where β is the fraction of plastic work dissipated as heat, α is the fraction of the initial kinetic energy of the particle deposited into the substrate, mp is the mass of the particle, vi,e is the impact velocity at the erosion onset, ρ is the density, Vaff is the affected volume over which the temperature rises from its initial value T0 to the melting temperature Tm, Cp is the specific heat, and Hf is the enthalpy of fusion. For a first-order approximation, we assume that temperature is uniformly distributed in the affected volume. For simplicity we can take the affected volume as the product of the contact area of the impact, Ac, and the distance, dth, heat is conducted during the contact time, \(t_{\mathrm {c}} \approx d/v_{{\mathrm {i,e}}}\), where d is the particle diameter assuming that the affected volume can approximate the volume in which the inelastic heat is generated. We calculate the thermal distance using \(d_{{\mathrm {th}}} = \sqrt {\left( {\frac{k}{{\rho C_{\mathrm {p}}}}} \right) \times t_{\mathrm {c}}}\) with k being the thermal conductivity. In order to estimate the contact area, we assume that upon impact a spherical particle transforms to a half-ellipsoid with a height equal to the particle radius. Conserving the volume then leads to \(A_{\mathrm {c}} = \pi d^2/2\). Substituting these relations into Eq. (1) and re-arranging it yields:

$$\frac{{\alpha \beta }}{6}\rho _p\left( {{\mathrm {d}}v_{{\mathrm {i,e}}}^5} \right)^{1/2} = \left( {\rho kC_p} \right)^{1/2} \times \left( {T_{\mathrm {m}} - T_0 + \frac{{H_{\mathrm {f}}}}{{C_{\mathrm {p}}}}} \right)$$
(2)

While the left-hand side of Eq. (2) is an impact-dependent term, the right-hand side can be regarded as the product of two material parameters, i.e, the thermal effusivity, \(e_{{\mathrm {th}}} = ( {\rho kC_p} )^{1/2}\), and what we define as a melting index, \(I_{{\mathrm {melt}}} = T_{\mathrm {m}} - T_0 + \frac{{H_{\mathrm {f}}}}{{C_p}}\). A fine estimation of the physical parameters α and β needs devoted case-by-case studies. Considering the uncertainty associated with the inelastic heat fraction, β can be treated as a calibration factor with a physical meaning. However, for a first-order approximation, we set a median value of β = 0.6 for the fraction of plastic work dissipated as heat in dynamic deformation37,38, and assume the initial energy is partitioned equally between the particle and the substrate (α = 0.5), especially for the present case where the particle and substrate materials are matched. Thus, we propose the threshold impact velocity that marks the onset of erosion should be approximately given by:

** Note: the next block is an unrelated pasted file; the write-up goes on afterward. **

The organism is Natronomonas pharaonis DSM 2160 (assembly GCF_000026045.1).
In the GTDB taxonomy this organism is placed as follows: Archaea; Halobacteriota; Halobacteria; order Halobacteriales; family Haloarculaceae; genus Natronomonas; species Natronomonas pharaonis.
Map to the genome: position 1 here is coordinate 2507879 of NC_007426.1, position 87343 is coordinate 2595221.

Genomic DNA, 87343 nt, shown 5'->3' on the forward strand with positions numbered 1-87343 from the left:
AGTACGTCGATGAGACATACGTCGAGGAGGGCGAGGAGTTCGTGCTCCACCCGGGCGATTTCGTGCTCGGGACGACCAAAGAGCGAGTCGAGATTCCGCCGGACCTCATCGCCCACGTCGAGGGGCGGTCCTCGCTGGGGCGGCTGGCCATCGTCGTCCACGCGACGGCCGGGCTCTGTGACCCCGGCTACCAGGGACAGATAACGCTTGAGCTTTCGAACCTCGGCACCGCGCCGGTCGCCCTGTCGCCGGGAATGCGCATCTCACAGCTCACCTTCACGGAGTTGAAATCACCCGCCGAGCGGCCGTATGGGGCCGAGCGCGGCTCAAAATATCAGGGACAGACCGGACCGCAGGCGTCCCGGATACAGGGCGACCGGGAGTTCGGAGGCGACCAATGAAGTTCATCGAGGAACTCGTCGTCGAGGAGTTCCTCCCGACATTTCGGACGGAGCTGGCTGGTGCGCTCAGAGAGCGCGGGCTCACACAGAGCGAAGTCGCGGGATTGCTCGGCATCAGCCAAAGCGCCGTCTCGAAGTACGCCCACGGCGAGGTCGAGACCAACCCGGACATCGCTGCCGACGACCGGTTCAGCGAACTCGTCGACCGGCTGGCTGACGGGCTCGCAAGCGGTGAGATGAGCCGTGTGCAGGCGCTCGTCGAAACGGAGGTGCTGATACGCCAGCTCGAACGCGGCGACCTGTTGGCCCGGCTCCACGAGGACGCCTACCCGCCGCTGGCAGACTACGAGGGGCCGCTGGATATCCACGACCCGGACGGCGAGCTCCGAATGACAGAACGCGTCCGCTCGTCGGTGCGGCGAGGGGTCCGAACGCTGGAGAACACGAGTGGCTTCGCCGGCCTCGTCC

$$v_{{\mathrm {i,e}}} = \left( {\frac{{20e_{{\mathrm {th}}}I_{{\mathrm {melt}}}}}{{\rho _{\mathrm {p}}\sqrt d }}} \right)^{2/5}$$
(3)

While this analysis is a simple energy-balance with many approximations, Eq. (3) is nontrivial and presents an opportunity to test the hypothesis that melting controls erosion. Interestingly, a more physically based thermomechanical argument developed in Supplementary Note 1 implicitly supports the notion that erosion velocity is related to eth × Imelt. However, we highlight that neither in the energy-balance approach here nor in the thermomechanical approach developed in Supplementary Note 1, have we considered material strength effects. Strength effects are expected to be non-negligible when the deformation is not purely hydrodynamic. Thus, in what follows we limit ourselves to situations where hydrodynamic conditions would prevail, i.e., for conditions with relatively higher velocities, smaller particles, and softer metals.